Update of "technotes"
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Overview

Artifact ID: ead86880c6e4ad035498638adf2d16f6b564dc84
Page Name:technotes
Date: 2015-04-16 02:38:50
Original User: aspect
Mimetype:text/x-markdown
Parent: c59d5c43969a55130beb8c7f09df4baf05a84bd1
Content

Using teaparty

teapot-client

In the first instance, teaparty gives a nice client-side implementation of the protocol: think teacup, but simpler.

teapot-client get <dir> <os> <cpu> package ?...?

os comes from $(uname -s).

cpu comes from $(uname -m). (actually I think both of these come from platform::identify)

TODO: teapot-client lacks any way to retrieve other than the latest available version of a given package. It ought to be fairly straightforward to support package versions separated by a metacharacter (perhaps /?).

As distributed, teapot-client knows about two repositories: http://teapot.rkeene.org/ and http://teapot.activestate.com/. These are set up near the top of the script, so modification is trivial.

TODO: teapot-client always uses HTTP. It should be possible to use HTTPS and file:// URLs as well without much trickery. The latter would make hosting a local archive much simpler.

teapot server

disclaimer: I'm still in the process of working this out.

Teaparty includes a build environment capable of cross-compiling extensions for a number of platforms, in server/buildpkgs.

Here, you will want to adjust build-all-platforms.sh and build_all.sh to suit your environment (cross compilers and target Tcl versions). Note that build-all-platforms.sh expects to find a build-cc environment, but that line can be commented if you have gcc cross toolchains in your $PATH.

This script is instructive in showing the difference between GCC and Tcl platform strings.

The essence of TEAPOT is provided in two parts:

  • buildpkgs/create_teapot creates a teapot.txt file in the package's out/ directory, which includes metadata for indexing (description, requirements etc).

This is run by build-all-platforms.sh, whose final output is a tarball tclpkgs-${os}-${arch}-${timestamp}.tar.bz2 which contains the built packages with their teapot.txt files ready for indexing.

  • teapot_index reads the content of tclpkgs-* tarballs (extracted into a directory) and creates a teapot archive in another directory.

Once complete, this is ready to be served up over HTTP using dustmote, filed or any other simple httpd.

TEAPOT Repository Layout

This doesn't seem to be documented anywhere else. The following is what I've inferred from reading the teaparty source.

A TEAPOT repo is just a filesystem layout, normally served over HTTP. The main index is at URI /packages/list, which contains a Tcl list between markers [[TPM[[ and ]]MPT]]. Each element of this list is in the form:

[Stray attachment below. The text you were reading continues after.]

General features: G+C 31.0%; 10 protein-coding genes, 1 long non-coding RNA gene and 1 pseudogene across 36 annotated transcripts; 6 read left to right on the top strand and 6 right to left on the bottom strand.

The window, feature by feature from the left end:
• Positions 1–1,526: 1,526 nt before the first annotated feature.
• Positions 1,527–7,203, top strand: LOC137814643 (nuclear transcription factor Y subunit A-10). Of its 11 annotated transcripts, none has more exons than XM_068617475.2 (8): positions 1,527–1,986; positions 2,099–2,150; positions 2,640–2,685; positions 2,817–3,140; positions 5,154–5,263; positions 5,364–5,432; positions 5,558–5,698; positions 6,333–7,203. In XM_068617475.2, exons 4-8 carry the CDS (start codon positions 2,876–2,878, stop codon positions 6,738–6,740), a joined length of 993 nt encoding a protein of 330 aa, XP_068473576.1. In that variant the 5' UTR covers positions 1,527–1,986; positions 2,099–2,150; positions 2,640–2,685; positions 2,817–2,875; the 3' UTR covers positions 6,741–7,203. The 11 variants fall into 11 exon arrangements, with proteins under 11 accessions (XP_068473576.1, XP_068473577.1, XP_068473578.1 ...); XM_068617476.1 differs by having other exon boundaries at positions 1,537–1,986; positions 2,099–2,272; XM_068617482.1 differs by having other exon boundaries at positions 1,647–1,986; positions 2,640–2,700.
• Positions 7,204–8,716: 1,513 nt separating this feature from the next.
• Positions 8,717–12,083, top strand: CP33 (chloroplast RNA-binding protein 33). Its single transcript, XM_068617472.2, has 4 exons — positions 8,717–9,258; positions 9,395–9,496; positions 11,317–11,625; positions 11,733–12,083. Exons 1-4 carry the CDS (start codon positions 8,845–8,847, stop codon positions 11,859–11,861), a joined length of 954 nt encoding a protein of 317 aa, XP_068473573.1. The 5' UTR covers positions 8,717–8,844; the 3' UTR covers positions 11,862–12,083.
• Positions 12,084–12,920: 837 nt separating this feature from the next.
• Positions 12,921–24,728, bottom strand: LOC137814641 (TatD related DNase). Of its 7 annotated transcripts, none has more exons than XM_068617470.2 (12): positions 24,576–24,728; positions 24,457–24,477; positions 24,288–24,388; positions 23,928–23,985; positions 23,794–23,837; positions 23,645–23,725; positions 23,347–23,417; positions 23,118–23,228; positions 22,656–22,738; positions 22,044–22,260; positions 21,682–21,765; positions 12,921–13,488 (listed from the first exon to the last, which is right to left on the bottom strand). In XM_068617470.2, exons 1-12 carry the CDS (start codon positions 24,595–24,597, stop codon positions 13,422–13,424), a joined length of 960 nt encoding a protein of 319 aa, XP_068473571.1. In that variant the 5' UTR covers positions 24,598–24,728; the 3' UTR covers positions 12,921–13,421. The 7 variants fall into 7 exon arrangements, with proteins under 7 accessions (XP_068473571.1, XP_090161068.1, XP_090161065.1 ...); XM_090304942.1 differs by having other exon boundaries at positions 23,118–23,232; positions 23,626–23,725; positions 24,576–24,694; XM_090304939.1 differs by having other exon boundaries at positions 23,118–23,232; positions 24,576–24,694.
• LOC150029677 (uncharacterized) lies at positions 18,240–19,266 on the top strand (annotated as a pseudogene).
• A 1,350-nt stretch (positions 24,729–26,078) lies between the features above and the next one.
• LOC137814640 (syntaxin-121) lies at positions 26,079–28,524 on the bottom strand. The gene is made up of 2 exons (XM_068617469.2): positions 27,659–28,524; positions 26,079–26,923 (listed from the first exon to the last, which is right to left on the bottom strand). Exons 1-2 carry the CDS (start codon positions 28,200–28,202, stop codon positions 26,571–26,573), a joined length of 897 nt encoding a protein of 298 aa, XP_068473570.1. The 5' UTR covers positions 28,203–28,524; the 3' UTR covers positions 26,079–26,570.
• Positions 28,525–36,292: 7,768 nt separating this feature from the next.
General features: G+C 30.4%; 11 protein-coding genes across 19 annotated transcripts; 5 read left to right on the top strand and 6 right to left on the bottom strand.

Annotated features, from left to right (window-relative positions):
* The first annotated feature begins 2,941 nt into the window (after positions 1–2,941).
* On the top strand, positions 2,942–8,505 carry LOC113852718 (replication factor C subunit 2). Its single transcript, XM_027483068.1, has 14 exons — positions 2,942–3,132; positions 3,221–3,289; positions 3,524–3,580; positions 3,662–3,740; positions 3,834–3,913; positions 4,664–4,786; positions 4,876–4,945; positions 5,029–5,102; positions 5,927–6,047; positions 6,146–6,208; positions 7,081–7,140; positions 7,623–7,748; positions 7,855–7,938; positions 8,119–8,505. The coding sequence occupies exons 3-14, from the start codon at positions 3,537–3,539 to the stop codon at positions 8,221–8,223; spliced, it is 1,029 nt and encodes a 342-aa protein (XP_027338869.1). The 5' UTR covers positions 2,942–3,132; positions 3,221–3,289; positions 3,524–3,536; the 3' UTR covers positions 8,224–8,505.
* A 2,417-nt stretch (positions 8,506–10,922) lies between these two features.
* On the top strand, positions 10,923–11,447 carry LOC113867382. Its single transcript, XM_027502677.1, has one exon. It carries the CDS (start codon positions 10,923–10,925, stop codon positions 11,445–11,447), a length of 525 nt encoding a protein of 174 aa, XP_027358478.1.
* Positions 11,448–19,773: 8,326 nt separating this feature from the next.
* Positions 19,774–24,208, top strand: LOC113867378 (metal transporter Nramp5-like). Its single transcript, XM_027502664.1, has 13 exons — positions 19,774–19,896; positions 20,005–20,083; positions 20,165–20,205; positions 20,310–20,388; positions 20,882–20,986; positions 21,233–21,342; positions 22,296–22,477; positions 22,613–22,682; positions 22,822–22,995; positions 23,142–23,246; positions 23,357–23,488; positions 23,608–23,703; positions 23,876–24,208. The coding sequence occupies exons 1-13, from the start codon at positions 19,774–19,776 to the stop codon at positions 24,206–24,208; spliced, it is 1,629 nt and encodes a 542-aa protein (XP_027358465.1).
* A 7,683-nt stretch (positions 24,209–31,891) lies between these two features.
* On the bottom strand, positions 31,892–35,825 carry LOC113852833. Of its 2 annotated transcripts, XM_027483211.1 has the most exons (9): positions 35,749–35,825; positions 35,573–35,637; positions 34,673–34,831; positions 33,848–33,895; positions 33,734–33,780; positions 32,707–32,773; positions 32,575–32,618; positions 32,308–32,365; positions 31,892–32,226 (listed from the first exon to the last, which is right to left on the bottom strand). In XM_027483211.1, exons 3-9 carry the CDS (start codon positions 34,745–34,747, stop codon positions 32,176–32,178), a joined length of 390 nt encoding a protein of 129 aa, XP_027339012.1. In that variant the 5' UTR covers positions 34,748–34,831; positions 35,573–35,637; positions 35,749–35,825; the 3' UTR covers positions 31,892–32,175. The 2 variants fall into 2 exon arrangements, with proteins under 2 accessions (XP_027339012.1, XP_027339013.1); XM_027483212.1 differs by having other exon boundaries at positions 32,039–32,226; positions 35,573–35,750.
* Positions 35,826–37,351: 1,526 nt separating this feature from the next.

{$type $name $version $arch 0}
  • $type is one of package application ...
  • $name is the package name, which may include namespace qualifiers
  • $version is of a form acceptable to package vcompare. NOTE: there is currently an erroneously packaged vectcl in rkeene's teapot, whose version is an incompatible string. See [00bc6a8fb5] and [2566f06210] for more details.
  • $arch can be source, tcl (the generic platform specifier) or a platform specifier
  • platform specifiers are of the form ${os}-${cpu}, where $os cannot contain the character -
  • I don't know what the 0 is for, but it seems to be constant

Platform specifiers should be compared case-insensitively.

Files themselves are stored at:

/package/name/${name}/ver/${version}/arch/${arch}/file
/package/name/${name}/ver/${version}/arch/${arch}/file.zip

Now, I'm not entirely clear on how this works: file and file.zip appear to be identical, and there's some special case handling of single file packages to get them distributed as .tms.

This seems to be only the bare essentials: ActiveState's teacup may hit some more complex interfaces to get searchable data, which is probably generated from (the equivalent of) teapot.txt (probably DESCRIPTION.txt, see TIP#55).

Platform specifiers

Gcc/unix identifiers come from $(uname -s)-$(uname -m).

Tcl identifiers come from package require platform; platform::identify.

Tricks and Traps

Support for secure transport and signed packages would be a Very Good Thing. I believe Roy may already have a good solution to this, or at least some good advice.

More Info

  • Tcllib's sak.tcl does (among many other things!) a bunch of work to package components of tcllib for TEAPOT distribution. It may be the source of some wisdom.
  • TIP#55 describes package metadata fields used in TEAPOT.